clock menu more-arrow no yes

Filed under:

Why the Predators had to move on from Peter Laviolette

New, comments

Laviolette coached the Predators through the most successful years of the franchise, but it wasn’t working any more.

NHL: Nashville Predators at New York Islanders Brad Penner-USA TODAY Sports

Everyone else has already given Peter Laviolette the thanks he deserves. He took a franchise whose previous peak was getting singlehandedly eliminated in the second round of the playoffs by Ryan Kesler and Mike Smith in consecutive years. He took the oft-mocked #grit incarnation of the Predators and put them in a Stark Industries capsule and injected them with offensive hockey serum. Finally, under Peter Laviolette, the Predators played hockey that was fun to watch. Heck, the reason Matt Duchene signed in Nashville instead of Montreal was because of how much he enjoyed talking about hockey offense with Laviolette during a trip to meet with the Predators.

However, as the old adage goes, hockey coaches are hired to be fired. Even Joel Quenneville and his three Stanley Cups could not save him from Stan Bowman’s sins in Chicago. Laviolette found himself meeting the same fate.

Now, unlike with other coaches, I think it’s hard to exactly pinpoint what went wrong with Peter Laviolette. The special teams have been a disaster this season, an extension of a terrible power play issue that started last season. It feels like we’re repeating it ad nauseum at this point, but the Predators’ power play of taking one-timers from the umbrella that oddly did work in their Stanley Cup Final run came back down to Earth. They consistently failed to work the puck in, force defenses to collapse inwards on themselves, and free up more high-danger ice—and the same struggles were occurring 5v5.

Remember when they had a whole period’s worth of power play time against the Jets and failed to score even once on the power play? How long were the Predators going to rely on 5’9” Viktor Arvidsson timing the perfect jump to screen a goalie? Fast-forward a year and a half to present date, and the power play remains an issue.

Complacency certainly appears to play a part in Peter Laviolette’s firing from the Predators. The issues on special teams, at their core, stem from an inability on Laviolette’s part to properly self-critique without bias.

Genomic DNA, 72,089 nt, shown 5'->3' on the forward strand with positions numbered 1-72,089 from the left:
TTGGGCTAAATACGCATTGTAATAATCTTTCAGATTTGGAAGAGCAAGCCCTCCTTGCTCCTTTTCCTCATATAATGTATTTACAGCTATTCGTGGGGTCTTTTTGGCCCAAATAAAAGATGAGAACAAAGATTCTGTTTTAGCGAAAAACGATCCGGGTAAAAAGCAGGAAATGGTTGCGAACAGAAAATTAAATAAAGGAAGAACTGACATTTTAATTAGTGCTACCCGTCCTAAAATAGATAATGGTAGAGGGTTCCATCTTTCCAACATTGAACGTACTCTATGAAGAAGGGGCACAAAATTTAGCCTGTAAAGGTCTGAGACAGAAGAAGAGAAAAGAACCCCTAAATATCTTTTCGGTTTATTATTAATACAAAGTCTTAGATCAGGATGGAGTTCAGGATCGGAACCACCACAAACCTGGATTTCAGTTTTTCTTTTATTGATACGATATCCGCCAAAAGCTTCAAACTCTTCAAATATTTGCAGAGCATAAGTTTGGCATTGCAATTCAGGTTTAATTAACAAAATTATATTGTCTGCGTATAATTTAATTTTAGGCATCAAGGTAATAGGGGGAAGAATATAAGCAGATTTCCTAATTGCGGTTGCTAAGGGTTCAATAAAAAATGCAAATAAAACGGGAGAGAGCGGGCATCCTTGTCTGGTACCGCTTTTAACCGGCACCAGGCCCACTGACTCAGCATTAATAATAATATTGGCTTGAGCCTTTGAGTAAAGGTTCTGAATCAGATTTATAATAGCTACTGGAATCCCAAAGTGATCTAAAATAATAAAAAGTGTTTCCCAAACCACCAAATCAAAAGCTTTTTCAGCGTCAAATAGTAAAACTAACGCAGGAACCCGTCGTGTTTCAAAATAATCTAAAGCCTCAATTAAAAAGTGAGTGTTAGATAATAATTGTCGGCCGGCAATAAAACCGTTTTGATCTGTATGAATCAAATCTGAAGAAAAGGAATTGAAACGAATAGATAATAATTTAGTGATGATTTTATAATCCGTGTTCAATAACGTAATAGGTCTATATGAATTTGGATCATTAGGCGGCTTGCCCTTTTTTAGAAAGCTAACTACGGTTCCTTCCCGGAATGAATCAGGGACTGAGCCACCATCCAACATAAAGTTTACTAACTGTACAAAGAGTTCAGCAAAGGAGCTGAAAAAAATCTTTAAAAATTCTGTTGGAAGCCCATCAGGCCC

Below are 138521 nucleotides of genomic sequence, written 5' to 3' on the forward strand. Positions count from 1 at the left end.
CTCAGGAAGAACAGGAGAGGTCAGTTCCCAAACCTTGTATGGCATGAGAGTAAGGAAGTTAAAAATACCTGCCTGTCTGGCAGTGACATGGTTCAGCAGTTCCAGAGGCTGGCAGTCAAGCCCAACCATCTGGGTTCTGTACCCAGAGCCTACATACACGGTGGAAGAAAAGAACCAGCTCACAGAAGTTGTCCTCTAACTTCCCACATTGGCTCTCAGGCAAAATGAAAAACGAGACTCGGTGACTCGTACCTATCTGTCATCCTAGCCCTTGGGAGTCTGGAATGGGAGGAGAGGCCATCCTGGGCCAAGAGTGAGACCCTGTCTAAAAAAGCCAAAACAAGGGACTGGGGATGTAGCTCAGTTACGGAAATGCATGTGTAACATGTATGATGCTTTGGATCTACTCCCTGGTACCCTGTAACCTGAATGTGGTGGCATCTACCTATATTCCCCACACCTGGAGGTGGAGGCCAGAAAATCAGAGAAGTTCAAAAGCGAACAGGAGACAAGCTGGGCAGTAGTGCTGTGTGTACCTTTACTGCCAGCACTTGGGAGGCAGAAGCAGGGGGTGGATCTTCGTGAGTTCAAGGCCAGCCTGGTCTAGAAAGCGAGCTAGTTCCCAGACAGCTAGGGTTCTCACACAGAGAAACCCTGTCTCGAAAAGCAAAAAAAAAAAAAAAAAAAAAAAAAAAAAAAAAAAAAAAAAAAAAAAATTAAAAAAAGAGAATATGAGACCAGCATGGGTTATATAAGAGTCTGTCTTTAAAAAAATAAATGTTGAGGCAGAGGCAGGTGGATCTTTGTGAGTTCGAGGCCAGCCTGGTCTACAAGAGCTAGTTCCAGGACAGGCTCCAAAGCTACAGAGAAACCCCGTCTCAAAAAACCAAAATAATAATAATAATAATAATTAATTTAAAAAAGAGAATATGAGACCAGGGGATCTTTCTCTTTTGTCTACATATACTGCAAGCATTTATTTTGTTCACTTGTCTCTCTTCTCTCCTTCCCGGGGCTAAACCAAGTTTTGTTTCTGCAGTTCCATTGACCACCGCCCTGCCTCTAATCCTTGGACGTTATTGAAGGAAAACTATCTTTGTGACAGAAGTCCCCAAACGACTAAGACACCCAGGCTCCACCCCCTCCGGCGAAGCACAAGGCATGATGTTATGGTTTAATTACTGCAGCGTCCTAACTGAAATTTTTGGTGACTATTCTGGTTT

Not only has the power play remained mostly static since the Predators’ Stanley Cup Final run, but their hyper-aggressive penalty kill hasn’t changed either. While it used to generate a plethora of short-handed goals, which somewhat justified its shortcomings, the Predators are 16th in the league in short-handed goals this season. Austin Watson’s game dropping off a cliff doesn’t help, but teams learned to just walk the puck around him or Arvidsson. Once they got past them, the Predators’ penalty kill constantly got pulled out of proper formation, as if they were not prepared for a Plan B.

Of course, getting a save once in a while would help these numbers, but so would preventing high-danger chances.

Leaving one defender to cover three opponents in the slot on a penalty kill? Time to rethink what your special teams are doing. Arvidsson (middle of the three) jumps forward to create a turnover, and the other two jump up trying to get a 3-on-2 while shorthanded. Hockey just doesn’t work like that.

There have been further issues with complacency, but here the lines are more blurred when we question whether it’s Peter Laviolette’s fault, or that of the players.

On full display during the Winter Classic was how ineffective the Predators’ forecheck has been all season long. Rather than playing the body, the Predators typically will cede body position on a dump-and-chase to try and play the stick rather than the body. On its face this is simply lackadaisical hockey and a stubborn determination to not take a hit, but the Predators do it so often and in a way that makes it almost look strategic. Instead of having the first man in take the body and the second the puck, while the third heads into the slot, the first man appears to try and create a turnover while the other two stay high in the slot.

This is kind of a bad example because there’s still only one man (Nick Bonino) low, but it’s really the only goal that jumps to mind this season of a Predators player going in deep and taking a hit for the good of the team. If Colton Sissons moved low, the Predators could make the same play with significantly more ease. The forecheck is both lazy and passive, but Bonino makes a hell of a play.

Now, any time there’s complacency and apparent lazy or uninspired play, some of the blame needs to fall to the players. Sure, there are arguments that they are not responding to Laviolette, tuning him out, ignoring his messages. However, the Predators have looked utterly despondent whenever the going gets tough ever since Mike Fisher initially retired and James Neal was taken away by Vegas. P.K. Subban was always injecting fight into the roster and pumping up teammates on the bench, but he’s also gone.

While Roman Josi has evolved as a leader the last few years, is there anyone else in the leadership group being a spark-plug for the group? When it rains it pours for the Predators. Just look at the Stars’ run during the Winter Classic as the latest of countless examples of the Predators mentally collapsing. These players are professionals and should be mentally ready to play every single night.

Hopefully new hire John Hynes is going to fix the special teams disasters that the Predators are plagued with. However, with Peter Laviolette out of the picture, the leadership core is fully exposed. There are no more excuses for complacency. If the core still disappears when the going gets tough, we’ll know who was at fault for the constant vanishing acts.